It seems as though I have been doing a lot of shoveling these past few days, and low and behold, it’s supposed to snow again tomorrow. It’s almost as though I can feel the anticipation building in my bones.
I finally got the shoveling all done from the past two storms. The first storm packed a heavy snow, and this morning, when I was finishing up clearing away the snow from the second storm, it dawned on me that I’ll probably be doing the same thing again tomorrow.
Shoveling for me these days is quite a chore. It’s not that I’m getting old, although I am, but it’s more that I have a hard time shoveling, not being able to see. Oh I can catch a quick glimpse of the maple tree on the north side of the drive, or the ash tree on the southern side, and yes, I might get my bearings once in a while if I can look back and see the contrast of the maroon van against the snow covered driveway, but as quick as a cricket, the visual cues come, and they go, and there I am, trying to figure out where the heck I am, in my own driveway.
Quite a few times, I have found myself standing still at the bottom of the drive, leaning on my shovel, or my scoop. I lean, and I listen. I listen for any sort of audible clue that may snap me back on track. A passing car, the tangled Red Sox wind chimes hanging from the corner of the garage, a faint whinnie from one of the horses across the way, and sometimes, there just isn’t any sound at all. Those are the times that try a blind billy goat’s soul. Those are the instances where I am forced to once again, try and find my visual cues that are scattered around my murky, fogged up world. Instant O&M lesson? You betcha! The pointed top of the blue spruce, the dull line of the porch roof, the rear bumper of the chevy van, the dark strip at the bottom of the porch door. They’re all my best friend when they show themselves, but there’s those times when they play hide and seek, and I can’t seem to find gooze.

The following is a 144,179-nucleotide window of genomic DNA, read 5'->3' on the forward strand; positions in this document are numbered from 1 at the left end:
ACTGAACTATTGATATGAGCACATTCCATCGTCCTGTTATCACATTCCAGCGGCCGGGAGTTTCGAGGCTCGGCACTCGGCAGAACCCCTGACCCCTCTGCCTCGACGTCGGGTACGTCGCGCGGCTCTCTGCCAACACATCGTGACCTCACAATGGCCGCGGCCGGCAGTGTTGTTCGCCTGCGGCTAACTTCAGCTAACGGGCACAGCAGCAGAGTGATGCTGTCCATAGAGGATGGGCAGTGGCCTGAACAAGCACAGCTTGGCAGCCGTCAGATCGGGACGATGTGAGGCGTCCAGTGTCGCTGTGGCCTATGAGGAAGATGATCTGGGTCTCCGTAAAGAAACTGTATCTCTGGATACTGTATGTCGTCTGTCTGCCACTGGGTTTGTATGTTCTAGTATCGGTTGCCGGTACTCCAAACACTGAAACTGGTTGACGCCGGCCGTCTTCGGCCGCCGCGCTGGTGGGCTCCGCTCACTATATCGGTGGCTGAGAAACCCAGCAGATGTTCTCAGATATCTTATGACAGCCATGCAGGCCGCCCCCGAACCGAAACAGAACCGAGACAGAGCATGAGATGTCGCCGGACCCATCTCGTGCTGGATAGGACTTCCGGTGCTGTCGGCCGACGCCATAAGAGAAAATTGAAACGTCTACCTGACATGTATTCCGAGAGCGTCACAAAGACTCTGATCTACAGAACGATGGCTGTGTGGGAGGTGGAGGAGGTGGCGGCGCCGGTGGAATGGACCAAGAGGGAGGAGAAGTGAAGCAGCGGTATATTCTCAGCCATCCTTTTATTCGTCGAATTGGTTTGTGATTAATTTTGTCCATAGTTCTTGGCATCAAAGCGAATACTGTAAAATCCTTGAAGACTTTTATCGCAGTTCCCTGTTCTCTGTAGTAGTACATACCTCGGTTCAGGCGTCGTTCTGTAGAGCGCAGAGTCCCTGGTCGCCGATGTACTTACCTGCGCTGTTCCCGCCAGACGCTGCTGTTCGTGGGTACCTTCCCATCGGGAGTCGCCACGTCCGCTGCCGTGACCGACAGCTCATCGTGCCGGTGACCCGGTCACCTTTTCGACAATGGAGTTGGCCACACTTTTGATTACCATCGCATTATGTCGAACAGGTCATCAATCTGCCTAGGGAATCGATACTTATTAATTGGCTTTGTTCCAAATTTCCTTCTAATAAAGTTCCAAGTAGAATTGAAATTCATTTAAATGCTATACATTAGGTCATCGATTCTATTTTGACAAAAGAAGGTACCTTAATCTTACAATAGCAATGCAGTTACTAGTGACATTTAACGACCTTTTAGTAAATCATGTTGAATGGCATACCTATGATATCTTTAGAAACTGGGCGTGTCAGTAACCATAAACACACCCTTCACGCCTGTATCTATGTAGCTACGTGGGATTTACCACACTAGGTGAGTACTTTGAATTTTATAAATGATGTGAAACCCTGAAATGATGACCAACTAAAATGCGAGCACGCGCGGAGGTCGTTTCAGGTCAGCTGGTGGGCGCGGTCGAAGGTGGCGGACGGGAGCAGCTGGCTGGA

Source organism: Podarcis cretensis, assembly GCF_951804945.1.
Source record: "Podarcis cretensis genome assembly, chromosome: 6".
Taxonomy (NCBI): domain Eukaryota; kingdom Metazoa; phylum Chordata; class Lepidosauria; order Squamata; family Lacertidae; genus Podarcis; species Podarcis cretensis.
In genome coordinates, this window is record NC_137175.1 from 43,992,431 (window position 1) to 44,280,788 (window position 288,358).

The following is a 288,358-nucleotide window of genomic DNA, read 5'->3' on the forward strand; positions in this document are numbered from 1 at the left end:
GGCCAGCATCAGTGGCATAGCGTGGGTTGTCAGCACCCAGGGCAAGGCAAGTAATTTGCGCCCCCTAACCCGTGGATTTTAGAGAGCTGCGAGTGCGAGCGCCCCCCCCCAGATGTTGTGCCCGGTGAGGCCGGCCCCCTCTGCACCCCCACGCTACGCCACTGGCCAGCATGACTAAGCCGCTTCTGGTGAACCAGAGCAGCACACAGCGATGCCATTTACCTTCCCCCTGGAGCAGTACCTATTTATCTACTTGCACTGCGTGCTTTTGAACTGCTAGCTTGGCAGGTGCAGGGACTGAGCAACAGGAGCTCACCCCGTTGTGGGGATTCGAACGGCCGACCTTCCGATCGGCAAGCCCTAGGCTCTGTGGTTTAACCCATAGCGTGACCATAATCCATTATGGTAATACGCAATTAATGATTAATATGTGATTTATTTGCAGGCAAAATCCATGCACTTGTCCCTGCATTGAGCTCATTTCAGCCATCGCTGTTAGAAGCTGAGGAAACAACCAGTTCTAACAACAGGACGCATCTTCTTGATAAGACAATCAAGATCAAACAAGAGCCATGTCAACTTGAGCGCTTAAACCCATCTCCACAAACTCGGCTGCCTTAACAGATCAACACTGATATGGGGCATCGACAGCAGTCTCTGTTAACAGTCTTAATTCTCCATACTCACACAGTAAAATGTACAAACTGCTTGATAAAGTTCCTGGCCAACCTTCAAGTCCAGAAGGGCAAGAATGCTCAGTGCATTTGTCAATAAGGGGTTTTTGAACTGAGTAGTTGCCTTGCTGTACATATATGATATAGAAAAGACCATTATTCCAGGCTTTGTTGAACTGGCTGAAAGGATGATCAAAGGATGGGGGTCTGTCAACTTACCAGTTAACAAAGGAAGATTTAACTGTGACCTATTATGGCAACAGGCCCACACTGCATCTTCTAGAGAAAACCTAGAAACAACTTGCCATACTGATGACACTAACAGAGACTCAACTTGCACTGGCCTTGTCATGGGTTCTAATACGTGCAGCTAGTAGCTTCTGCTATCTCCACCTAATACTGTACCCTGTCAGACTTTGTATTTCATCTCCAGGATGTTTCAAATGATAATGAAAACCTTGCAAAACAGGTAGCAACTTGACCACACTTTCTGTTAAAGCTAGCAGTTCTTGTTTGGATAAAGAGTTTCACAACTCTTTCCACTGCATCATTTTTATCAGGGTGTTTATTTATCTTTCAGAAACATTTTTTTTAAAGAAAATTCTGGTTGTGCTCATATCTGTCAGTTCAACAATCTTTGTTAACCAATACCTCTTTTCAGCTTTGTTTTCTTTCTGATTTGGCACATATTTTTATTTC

Sometimes it’s very hard being blind. Sometimes it’s a never ending, non stop action adventure through a blank page full of one sightless scenario after another.
I was sitting in the van the other day, being my usual annoying, disturbing self, when my wife, kidding around, pulled down the front of my hoodie. I have a habit of wearing the hood up, especially on cold days as it keeps my head and neck warm. Anyways, she pulled down the hoodie over my eyes, and I said, “Hey! I can’t see what I can’t see!”
There I was, sitting in the darker than usual darkness, again.
If I could explain to you just how little I see, you might get an idea of what it’s like for me to get around. I used to tell folks that my vision was like looking through a cheese cloth, at dusk. There ain’t much I can see, but what I can make out, well, you wouldn’t believe how much it helps me get around. A sliver of this, a slice of that, a smidgen of whatever that is over there, and voila, I’m shuffling across the floor, through the doorway and into the next room. Blind billy goats on parade.
Well, now you see them, now you don’t. The shimmers are fading. The contrasts are growing dim. The light from the window is, at best, a gray, pale outlet to the rest of the world. It’s my world, and I know full well that it’s right there in front of me, but without being able to see it, it seems to always be just out of reach. Putting your hands on something is a wonderful sense. The touch, the feel, the texture, shape and characteristics are a gift. Notbeing able to see what it is though sort of builds a wall between you and whatever it is. The first thing you do is search your data base to try and find a close facsimile to what the object might be. And peoples faces? Well, that’s a horse of a different color, and a face of a million possibilities, circling around inside a mush melon full of unfinished sketches and scattered snapshots.
I can’t see your face, but I can hear your smile. I can’t see your eyes, but I can feel your gaze. I see so many different things these days that I never knew existed. A new view to the world, a fascinating look into a world of blacks and grays, mixed in with an occasional faded blue, dull yellow and a darkening orange. Once in a great while, I actually see the skin tone of my hand, and once in a wonderful blue moon, I catch a glimpse of the color of my wife’s face. Those are the visions I cherish most. The ones that take me back and help me to remember.
The skies are predicted to darken again tomorrow. I hope it doesn’t snow, again, but if it does, I’m ready for it, and so is my snow scoop.
I think it’s blue.